Mariners Throw a Bone to Their Fans, Reacquire Russell the Muscle

by on June 29, 2010

Russell Branyan, A Mariner Again

Saturday night, your last-place Seattle Mariners traded two young players for one old one. Media reaction was swift and negative.

“I thought it was a hoax,” sniffed the Seattle Times‘ Geoff Baker. “I’m trying to see all the angles with the Branyan trade, but I’m not sure I see the one where it makes sense,” wrote ESPN710’s Mike Salk. USSMariner’s Dave Cameron titled his reaction post “I Don’t Get It.” Wrote he: “Yeah, the team needed power, but they needed power when it mattered. It doesn’t matter anymore.”

It may not matter to Cameron, who lives in North Carolina and follows the M’s on TV, or to Baker and Salk, who cover the team for a living. But it matters a great deal for those of us who are season-ticket holders. And by “us” I mean “me.”

I’ve paid for 20 Mariner games this year, at $40 a pop. I think I’m entitled to a little bit of value for those seats. And by “value” I mean “a first baseman who can hit.”


Welcome back, Russell Branyan, who led the Mariners in home runs last season with 31. The M’s as a team have hit just 44 so far this year. They simply cannot compete on a game-to-game basis with their current powerless offense. Branyan gives them a fighting chance at scoring runs, and us fans a fighting chance at leaving Safeco with a smile.

I know where Baker, Salk, and Cameron are coming from. If the question is, “What move is most likely to get the Mariners to a World Series in the future?” the answer is not, “Trade two prospects for an aging slugger.” But I’m not sure that is the question.

What if the question is: “How do we put the best product on the field for our fans?” In that case, yes, trading for Branyan makes sense. At $40 per game, plus paying for parking, and time away from surfing the online air sickness bags museum, we fans deserve better than “Now batting: First Baseman Jack Wilson.” And by “Jack Wilson,” I mean “Josh Wilson.”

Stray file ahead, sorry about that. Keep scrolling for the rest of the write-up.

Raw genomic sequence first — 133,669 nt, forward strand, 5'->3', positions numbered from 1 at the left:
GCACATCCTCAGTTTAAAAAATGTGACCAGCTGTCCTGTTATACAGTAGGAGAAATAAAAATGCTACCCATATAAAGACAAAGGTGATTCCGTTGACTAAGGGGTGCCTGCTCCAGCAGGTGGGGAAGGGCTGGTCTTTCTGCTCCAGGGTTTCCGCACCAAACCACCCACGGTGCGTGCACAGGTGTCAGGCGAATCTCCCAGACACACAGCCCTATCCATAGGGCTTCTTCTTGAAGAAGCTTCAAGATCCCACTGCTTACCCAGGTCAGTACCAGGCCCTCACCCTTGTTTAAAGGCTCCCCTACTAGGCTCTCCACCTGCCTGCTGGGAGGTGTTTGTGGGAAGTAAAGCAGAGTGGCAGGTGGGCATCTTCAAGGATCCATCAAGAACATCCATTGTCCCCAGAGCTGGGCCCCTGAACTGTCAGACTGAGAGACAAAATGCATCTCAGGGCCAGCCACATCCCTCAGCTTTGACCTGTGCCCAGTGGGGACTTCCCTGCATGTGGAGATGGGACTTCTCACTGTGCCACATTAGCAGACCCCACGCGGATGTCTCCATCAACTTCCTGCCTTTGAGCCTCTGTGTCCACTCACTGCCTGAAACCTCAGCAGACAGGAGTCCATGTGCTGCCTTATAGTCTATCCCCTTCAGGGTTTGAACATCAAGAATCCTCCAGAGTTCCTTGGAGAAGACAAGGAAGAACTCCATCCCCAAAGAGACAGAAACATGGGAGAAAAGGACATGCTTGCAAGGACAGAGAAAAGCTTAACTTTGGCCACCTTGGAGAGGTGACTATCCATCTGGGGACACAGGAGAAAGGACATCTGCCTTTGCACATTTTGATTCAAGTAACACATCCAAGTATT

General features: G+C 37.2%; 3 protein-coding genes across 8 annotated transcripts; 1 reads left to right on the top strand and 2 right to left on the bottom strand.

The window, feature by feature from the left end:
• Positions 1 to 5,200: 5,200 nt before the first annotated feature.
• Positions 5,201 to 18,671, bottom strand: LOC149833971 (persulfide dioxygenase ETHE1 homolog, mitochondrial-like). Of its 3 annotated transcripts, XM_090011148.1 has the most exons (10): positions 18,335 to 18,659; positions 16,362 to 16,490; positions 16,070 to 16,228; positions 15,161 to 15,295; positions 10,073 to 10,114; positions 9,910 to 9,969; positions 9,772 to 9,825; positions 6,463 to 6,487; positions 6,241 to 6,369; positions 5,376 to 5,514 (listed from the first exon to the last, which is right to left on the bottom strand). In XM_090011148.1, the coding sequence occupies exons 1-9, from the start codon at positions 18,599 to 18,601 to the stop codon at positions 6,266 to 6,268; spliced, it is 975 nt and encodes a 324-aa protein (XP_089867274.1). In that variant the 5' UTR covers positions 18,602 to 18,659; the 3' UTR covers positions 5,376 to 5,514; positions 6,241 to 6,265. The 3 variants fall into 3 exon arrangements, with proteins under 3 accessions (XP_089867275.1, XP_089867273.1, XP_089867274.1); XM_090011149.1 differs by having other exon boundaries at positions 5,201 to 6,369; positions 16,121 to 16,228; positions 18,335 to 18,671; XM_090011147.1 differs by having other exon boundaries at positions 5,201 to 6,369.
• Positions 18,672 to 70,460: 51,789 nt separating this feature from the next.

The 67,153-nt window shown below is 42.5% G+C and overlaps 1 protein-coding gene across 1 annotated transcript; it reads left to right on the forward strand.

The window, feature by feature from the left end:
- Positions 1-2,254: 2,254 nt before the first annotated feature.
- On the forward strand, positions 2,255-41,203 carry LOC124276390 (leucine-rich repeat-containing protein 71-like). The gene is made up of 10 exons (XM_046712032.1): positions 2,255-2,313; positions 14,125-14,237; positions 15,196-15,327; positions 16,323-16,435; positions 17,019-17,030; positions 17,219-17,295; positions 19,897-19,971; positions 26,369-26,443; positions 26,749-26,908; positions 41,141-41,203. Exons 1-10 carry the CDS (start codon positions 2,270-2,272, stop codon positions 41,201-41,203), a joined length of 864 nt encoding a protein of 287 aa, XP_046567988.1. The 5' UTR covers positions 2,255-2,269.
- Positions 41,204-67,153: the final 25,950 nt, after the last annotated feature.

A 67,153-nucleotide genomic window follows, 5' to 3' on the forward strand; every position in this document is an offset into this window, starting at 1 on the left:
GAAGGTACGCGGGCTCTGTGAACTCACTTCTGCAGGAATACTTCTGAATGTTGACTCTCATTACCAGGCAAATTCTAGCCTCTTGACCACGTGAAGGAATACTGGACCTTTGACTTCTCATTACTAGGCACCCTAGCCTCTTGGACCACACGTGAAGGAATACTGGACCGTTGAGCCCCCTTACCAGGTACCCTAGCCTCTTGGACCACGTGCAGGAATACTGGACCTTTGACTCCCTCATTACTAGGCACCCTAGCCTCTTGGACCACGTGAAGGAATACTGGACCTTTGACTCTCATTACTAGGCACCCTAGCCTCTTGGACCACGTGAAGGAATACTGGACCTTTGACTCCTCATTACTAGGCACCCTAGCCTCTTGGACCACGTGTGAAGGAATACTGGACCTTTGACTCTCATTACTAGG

General manager Jack Zduriencik did not mention the fans in explaining the Branyan trade, instead arguing that young players need to experience winning to develop. Well, fans need to experience winning not to decide to spend their season ticket dollars on, say, plane tickets to Europe, or laser eye surgery, or a vintage ukelele, instead of on the 2011 Mariners.

Filed under Sports

3 thoughts on “Mariners Throw a Bone to Their Fans, Reacquire Russell the Muscle

  1. I was suprised they let him get away in the first place. Yes he has a history of breaking down and some holes in his swing but he was the only “power” hitter we had last year.

    The M’s have drained all their power talent over the past four consecutive seasons and now we’re here. I’ll take Branyan’s leftie power over some singles hitters who dont take pitches like the rest of our team.

  2. “young players need to experience winning to develop”

    I don’t know if Z got me in some sort of trance, but I’m buying this.

    Part of losing is that you get into the habits of losing. Even as a professional you get use to things not mattering and accepting that losses are OK. I’ll buy that this creates a “culture of losing” that can carry over year to year. (Think Cleveland in football)

    I’m sure it sounds like BS to cynic, but I’ll take it at face value.

  3. Just because we get paid to watch it, rather than paying, doesn’t make it any more entertaining to watch. I agree you have to put a pro product out there. It’s a shame it’s come to this, though, because you give away too much minor league depth, it gets harder to put together the trades you really need to make later on.

    But believe me, I get that some fans are feeling ripped off by the product so far. It’s why we keep harping about the payroll cuts and lost opportunities to compete.